While these questions are specific to Japan, the lessons learned are applicable to all disaster relief contexts. The Fukushima triple disaster has only heightened the need to change the practice of Christian relief and development.
From April 2011 to April 2012, Marketplace Institute convened meetings, conducted field surveys, and observed relief work to explore these issues. The institute partnered with Food for the Hungry (USA and Canada), Disciple Nations Alliance (USA and Korea), and Friends with the Voiceless International (Japan).
In the field, we paid particular attention to the three neglected aspects of relief work: spirituality, story, and sustainability.
For decades, disaster relief typically has been equated with physical assistance carried out based on need and without much attention to spiritual factors.
Yet over time, the framework for relief has grown beyond physical recovery. Research on people severely disabled from accidents has verified that a spiritual perspective helps to increase victims' resilience and recovery (findings that are explored in the 2012 book Sacred Aid: Faith and Humanitarianism).
How does a spiritual point of view inform disaster response for Christians when the religious beliefs of the majority are opposed to Christianity? In the early stage of disaster response, Marketplace Institute visited local churches and communities within a 35-mile radius of the Fukushima Daiichi power plant. Our criterion of discernment was simply this: "Pray, listen, act." We discovered that many of those who decided to stay in the region, instead of evacuating, did so because of vivid dreams, such as pastor Sumiyoshi's, or convictions arising from particular Bible texts.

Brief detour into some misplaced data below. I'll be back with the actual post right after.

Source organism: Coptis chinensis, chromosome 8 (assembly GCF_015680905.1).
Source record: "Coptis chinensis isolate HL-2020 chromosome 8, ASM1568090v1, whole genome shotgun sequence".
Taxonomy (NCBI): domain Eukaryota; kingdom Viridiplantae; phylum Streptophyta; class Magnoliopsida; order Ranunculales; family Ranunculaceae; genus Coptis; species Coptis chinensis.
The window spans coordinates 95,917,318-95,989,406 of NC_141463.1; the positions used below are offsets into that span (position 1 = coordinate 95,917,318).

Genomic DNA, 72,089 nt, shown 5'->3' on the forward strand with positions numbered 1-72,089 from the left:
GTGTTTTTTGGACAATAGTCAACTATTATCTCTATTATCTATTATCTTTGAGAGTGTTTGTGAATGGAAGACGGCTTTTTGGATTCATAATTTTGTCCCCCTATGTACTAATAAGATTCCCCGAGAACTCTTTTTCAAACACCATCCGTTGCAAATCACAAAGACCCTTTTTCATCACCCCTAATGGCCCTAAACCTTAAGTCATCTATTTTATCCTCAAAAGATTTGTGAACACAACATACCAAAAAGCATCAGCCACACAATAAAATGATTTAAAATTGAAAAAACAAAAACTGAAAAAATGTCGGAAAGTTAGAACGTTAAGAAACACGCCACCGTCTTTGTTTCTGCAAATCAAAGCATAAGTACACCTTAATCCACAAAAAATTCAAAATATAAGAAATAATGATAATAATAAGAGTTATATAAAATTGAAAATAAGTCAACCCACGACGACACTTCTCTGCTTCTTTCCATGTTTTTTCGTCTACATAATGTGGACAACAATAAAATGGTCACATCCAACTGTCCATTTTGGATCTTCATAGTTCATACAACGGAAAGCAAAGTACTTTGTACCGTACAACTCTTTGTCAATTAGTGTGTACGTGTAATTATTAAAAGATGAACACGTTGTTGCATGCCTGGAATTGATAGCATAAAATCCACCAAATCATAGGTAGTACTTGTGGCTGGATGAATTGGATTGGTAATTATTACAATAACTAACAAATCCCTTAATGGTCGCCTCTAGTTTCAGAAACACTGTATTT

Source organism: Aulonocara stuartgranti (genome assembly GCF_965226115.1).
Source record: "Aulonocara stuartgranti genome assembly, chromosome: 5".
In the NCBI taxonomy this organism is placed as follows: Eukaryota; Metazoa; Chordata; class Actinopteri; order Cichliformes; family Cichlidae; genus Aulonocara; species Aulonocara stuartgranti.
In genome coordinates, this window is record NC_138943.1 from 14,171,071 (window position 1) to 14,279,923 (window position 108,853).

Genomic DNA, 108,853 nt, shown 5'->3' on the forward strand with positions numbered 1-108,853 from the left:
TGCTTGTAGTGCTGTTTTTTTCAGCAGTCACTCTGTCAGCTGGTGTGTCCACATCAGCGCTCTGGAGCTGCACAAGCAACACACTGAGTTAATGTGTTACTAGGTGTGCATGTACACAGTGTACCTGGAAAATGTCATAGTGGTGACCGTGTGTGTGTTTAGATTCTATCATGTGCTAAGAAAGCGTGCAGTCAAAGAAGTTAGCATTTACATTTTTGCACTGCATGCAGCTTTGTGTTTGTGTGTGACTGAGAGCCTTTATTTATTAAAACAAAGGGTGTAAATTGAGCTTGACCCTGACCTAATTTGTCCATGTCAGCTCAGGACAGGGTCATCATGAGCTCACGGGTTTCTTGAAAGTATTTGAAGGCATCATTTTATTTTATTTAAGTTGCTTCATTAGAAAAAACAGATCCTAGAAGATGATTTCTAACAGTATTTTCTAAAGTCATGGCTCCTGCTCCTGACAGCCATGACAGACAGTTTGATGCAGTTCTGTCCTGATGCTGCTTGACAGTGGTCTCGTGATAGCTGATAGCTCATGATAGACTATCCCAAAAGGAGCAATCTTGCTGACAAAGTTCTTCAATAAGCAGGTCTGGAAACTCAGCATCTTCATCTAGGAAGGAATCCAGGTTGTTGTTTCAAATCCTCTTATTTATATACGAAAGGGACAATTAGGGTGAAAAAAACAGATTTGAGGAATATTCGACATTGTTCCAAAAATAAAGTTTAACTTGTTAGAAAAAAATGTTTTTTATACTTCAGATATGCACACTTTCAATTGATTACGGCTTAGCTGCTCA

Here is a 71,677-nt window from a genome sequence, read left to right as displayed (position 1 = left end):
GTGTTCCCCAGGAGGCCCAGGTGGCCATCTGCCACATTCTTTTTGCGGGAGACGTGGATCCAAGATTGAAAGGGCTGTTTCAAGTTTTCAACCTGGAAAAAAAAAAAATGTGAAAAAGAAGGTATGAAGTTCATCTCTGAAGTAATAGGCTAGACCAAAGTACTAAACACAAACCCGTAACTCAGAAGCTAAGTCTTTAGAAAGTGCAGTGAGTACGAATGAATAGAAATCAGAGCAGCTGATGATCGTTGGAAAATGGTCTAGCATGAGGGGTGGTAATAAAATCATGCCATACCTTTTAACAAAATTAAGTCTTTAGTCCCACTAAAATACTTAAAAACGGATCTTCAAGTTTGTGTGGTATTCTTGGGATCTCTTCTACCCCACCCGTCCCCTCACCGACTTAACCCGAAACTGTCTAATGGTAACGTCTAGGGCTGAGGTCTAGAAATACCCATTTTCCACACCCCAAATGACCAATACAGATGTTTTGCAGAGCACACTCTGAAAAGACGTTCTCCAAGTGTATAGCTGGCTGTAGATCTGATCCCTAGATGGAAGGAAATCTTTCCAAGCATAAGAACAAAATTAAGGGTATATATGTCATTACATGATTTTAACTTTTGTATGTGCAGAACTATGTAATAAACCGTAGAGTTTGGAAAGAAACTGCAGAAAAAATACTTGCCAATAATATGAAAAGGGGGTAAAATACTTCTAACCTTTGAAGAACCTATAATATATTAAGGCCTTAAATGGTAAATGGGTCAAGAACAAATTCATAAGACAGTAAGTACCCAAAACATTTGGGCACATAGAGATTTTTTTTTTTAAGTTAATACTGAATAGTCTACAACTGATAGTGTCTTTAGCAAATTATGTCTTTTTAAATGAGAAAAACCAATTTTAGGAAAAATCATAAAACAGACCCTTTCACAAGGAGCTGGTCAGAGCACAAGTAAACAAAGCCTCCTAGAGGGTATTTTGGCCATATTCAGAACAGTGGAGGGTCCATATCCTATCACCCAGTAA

For example, in the summer of 2011, Japanese pastors gathered for the first Fukushima Future Forum and meditated on Lamentations 3:19–23. One of many pastors who prayed aloud said, "Lord, you accept broken and humble hearts. Crush my pride and sanctify me as an instrument that can be used by you." Before the disaster, there were about 100 churches in Fukushima. Only 20 of these, all of them with 30 or fewer members, remain on site to minister in Fukushima.
Yet dreams and convictions do not always count in the realm of disaster relief provided by paid professionals. There is no simple method to capture intangible motives, or a framework on how to measure the success or failure of actions based on a pastor's dreams, confessions, or hopes. We discovered that many relief groups don't know how to address the spiritual dynamics of human need after a major disaster—how for example, people cope with survivor guilt or posttraumatic stress.
Whose Story Counts?
Time and scale matter greatly in relief operations. They often determine how much it is going to cost to deliver results. But when relief groups focus only on metrics, saving lives is reduced to feeding the hungry, providing roofs over heads, and giving water to the thirsty.
The language of organizations drives what kinds of needs count most, what type of aid has functional value, and how an intervention should be delivered and its success measured. An organization's "story" shapes how they provide aid and how they measure results.
The paradigm that drives and controls this whole process is cost-effectiveness. It is the paradigm of faster and bigger is better. I call this the McDonaldization of human compassion: to deliver as much as possible, as fast as possible, to as many people as possible, at as low a cost as possible. (Sociologist George Ritzer, in his 1993 book, The McDonaldization of Society, claims that the fast-food industry's goals of efficiency, calculability, predictability, and control have crept into other social sectors and dehumanized individuals.)
In the first year after the 2011 disaster, more than $5 billion in aid overwhelmed local leaders in the disaster zone. In hindsight, aid experts realized there were too many cases of mismatches between local need and available assistance, unwelcome cookie-cutter programs, and a leadership vacuum.